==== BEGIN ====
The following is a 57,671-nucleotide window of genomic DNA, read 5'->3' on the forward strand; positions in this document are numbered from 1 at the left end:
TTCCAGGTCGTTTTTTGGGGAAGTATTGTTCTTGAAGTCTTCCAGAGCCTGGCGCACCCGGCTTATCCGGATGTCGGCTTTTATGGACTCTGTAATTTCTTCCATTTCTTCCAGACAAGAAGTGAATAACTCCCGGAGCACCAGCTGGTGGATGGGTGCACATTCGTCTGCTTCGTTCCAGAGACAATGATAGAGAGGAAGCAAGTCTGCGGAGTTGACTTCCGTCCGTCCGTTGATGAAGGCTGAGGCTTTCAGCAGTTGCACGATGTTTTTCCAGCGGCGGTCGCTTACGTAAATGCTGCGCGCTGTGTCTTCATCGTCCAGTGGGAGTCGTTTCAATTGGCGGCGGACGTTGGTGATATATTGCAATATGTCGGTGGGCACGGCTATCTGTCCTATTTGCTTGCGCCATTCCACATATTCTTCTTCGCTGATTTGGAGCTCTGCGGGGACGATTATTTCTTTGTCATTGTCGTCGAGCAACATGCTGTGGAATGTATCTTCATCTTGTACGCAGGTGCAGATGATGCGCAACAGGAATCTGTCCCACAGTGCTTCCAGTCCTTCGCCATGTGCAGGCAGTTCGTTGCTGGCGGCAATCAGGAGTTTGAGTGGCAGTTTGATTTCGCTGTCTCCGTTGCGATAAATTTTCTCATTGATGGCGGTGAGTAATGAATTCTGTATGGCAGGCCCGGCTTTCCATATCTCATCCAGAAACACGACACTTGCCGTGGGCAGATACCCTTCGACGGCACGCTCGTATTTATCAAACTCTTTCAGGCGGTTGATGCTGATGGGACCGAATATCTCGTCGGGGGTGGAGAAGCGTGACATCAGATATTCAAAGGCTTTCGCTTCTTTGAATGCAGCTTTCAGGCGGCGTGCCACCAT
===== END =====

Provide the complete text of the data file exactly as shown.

The following is a 57,671-nucleotide window of genomic DNA, read 5'->3' on the forward strand; positions in this document are numbered from 1 at the left end:
TTCCAGGTCGTTTTTTGGGGAAGTATTGTTCTTGAAGTCTTCCAGAGCCTGGCGCACCCGGCTTATCCGGATGTCGGCTTTTATGGACTCTGTAATTTCTTCCATTTCTTCCAGACAAGAAGTGAATAACTCCCGGAGCACCAGCTGGTGGATGGGTGCACATTCGTCTGCTTCGTTCCAGAGACAATGATAGAGAGGAAGCAAGTCTGCGGAGTTGACTTCCGTCCGTCCGTTGATGAAGGCTGAGGCTTTCAGCAGTTGCACGATGTTTTTCCAGCGGCGGTCGCTTACGTAAATGCTGCGCGCTGTGTCTTCATCGTCCAGTGGGAGTCGTTTCAATTGGCGGCGGACGTTGGTGATATATTGCAATATGTCGGTGGGCACGGCTATCTGTCCTATTTGCTTGCGCCATTCCACATATTCTTCTTCGCTGATTTGGAGCTCTGCGGGGACGATTATTTCTTTGTCATTGTCGTCGAGCAACATGCTGTGGAATGTATCTTCATCTTGTACGCAGGTGCAGATGATGCGCAACAGGAATCTGTCCCACAGTGCTTCCAGTCCTTCGCCATGTGCAGGCAGTTCGTTGCTGGCGGCAATCAGGAGTTTGAGTGGCAGTTTGATTTCGCTGTCTCCGTTGCGATAAATTTTCTCATTGATGGCGGTGAGTAATGAATTCTGTATGGCAGGCCCGGCTTTCCATATCTCATCCAGAAACACGACACTTGCCGTGGGCAGATACCCTTCGACGGCACGCTCGTATTTATCAAACTCTTTCAGGCGGTTGATGCTGATGGGACCGAATATCTCGTCGGGGGTGGAGAAGCGTGACATCAGATATTCAAAGGCTTTCGCTTCTTTGAATGCAGCTTTCAGGCGGCGTGCCACCAT